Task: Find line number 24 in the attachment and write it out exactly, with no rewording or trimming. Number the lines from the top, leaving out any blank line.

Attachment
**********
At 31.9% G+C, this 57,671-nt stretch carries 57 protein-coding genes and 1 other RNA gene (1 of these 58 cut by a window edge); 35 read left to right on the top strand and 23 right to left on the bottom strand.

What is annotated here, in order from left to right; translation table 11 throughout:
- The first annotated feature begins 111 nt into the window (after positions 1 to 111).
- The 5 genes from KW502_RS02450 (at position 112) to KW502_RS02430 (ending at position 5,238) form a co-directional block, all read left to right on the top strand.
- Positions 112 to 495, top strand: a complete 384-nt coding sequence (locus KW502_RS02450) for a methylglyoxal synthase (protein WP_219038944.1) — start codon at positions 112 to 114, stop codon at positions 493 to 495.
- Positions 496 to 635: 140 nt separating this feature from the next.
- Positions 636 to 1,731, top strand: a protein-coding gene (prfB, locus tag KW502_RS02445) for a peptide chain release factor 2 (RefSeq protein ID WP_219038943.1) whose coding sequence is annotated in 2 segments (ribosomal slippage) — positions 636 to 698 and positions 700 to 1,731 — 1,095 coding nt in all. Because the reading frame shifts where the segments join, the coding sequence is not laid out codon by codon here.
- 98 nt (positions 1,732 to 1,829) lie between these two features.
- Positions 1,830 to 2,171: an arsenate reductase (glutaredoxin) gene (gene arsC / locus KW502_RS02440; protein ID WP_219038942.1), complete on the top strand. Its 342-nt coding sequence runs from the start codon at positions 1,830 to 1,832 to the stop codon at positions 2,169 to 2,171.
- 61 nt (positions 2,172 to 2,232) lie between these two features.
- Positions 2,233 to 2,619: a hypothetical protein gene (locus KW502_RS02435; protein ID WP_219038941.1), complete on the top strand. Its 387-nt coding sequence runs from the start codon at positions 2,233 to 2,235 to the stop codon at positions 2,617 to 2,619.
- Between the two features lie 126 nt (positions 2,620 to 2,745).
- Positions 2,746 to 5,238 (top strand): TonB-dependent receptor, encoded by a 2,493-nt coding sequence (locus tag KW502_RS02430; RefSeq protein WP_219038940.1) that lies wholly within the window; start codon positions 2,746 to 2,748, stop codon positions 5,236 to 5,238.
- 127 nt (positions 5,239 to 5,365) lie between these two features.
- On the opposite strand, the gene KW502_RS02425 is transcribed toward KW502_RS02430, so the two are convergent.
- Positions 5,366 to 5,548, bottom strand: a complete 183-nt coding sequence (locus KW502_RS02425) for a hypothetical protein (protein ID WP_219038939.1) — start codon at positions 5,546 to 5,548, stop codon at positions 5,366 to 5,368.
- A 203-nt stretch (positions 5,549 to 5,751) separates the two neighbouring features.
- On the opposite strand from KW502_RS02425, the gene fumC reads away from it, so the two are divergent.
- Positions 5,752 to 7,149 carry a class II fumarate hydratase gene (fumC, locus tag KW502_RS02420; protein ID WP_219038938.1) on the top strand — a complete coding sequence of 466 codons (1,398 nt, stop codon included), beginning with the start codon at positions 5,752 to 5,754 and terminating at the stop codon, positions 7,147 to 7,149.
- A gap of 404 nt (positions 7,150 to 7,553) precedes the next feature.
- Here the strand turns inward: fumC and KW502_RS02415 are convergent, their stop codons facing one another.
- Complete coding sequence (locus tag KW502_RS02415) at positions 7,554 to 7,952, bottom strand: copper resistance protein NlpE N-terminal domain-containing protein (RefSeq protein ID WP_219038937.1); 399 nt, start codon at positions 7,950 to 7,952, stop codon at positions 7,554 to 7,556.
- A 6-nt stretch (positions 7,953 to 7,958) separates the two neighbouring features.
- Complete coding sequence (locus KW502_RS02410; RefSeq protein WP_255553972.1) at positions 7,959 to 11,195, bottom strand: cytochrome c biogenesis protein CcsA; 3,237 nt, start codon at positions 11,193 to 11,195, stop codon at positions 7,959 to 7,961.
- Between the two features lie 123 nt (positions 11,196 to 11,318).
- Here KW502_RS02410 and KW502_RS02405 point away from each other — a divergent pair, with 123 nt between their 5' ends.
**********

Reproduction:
- Complete coding sequence (locus KW502_RS02410; RefSeq protein WP_255553972.1) at positions 7,959 to 11,195, bottom strand: cytochrome c biogenesis protein CcsA; 3,237 nt, start codon at positions 11,193 to 11,195, stop codon at positions 7,959 to 7,961.